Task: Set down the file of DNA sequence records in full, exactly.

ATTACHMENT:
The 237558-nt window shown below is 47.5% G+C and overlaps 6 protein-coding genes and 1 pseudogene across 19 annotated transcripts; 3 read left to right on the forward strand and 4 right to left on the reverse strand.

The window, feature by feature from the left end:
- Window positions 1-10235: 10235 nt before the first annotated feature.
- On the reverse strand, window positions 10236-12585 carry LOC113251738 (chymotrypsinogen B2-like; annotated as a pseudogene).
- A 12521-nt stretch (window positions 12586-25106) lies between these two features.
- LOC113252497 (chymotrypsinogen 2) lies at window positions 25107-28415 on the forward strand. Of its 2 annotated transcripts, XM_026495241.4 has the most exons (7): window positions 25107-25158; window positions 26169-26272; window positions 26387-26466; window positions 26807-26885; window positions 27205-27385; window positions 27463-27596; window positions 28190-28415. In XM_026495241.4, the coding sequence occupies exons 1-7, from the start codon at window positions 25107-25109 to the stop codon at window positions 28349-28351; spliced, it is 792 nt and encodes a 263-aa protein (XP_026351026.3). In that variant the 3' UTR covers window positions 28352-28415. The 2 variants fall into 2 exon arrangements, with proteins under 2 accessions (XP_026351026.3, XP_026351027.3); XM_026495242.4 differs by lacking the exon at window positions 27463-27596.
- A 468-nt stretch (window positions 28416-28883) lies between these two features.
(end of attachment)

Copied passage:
The 237558-nt window shown below is 47.5% G+C and overlaps 6 protein-coding genes and 1 pseudogene across 19 annotated transcripts; 3 read left to right on the forward strand and 4 right to left on the reverse strand.

The window, feature by feature from the left end:
- Window positions 1-10235: 10235 nt before the first annotated feature.
- On the reverse strand, window positions 10236-12585 carry LOC113251738 (chymotrypsinogen B2-like; annotated as a pseudogene).
- A 12521-nt stretch (window positions 12586-25106) lies between these two features.
- LOC113252497 (chymotrypsinogen 2) lies at window positions 25107-28415 on the forward strand. Of its 2 annotated transcripts, XM_026495241.4 has the most exons (7): window positions 25107-25158; window positions 26169-26272; window positions 26387-26466; window positions 26807-26885; window positions 27205-27385; window positions 27463-27596; window positions 28190-28415. In XM_026495241.4, the coding sequence occupies exons 1-7, from the start codon at window positions 25107-25109 to the stop codon at window positions 28349-28351; spliced, it is 792 nt and encodes a 263-aa protein (XP_026351026.3). In that variant the 3' UTR covers window positions 28352-28415. The 2 variants fall into 2 exon arrangements, with proteins under 2 accessions (XP_026351026.3, XP_026351027.3); XM_026495242.4 differs by lacking the exon at window positions 27463-27596.
- A 468-nt stretch (window positions 28416-28883) lies between these two features.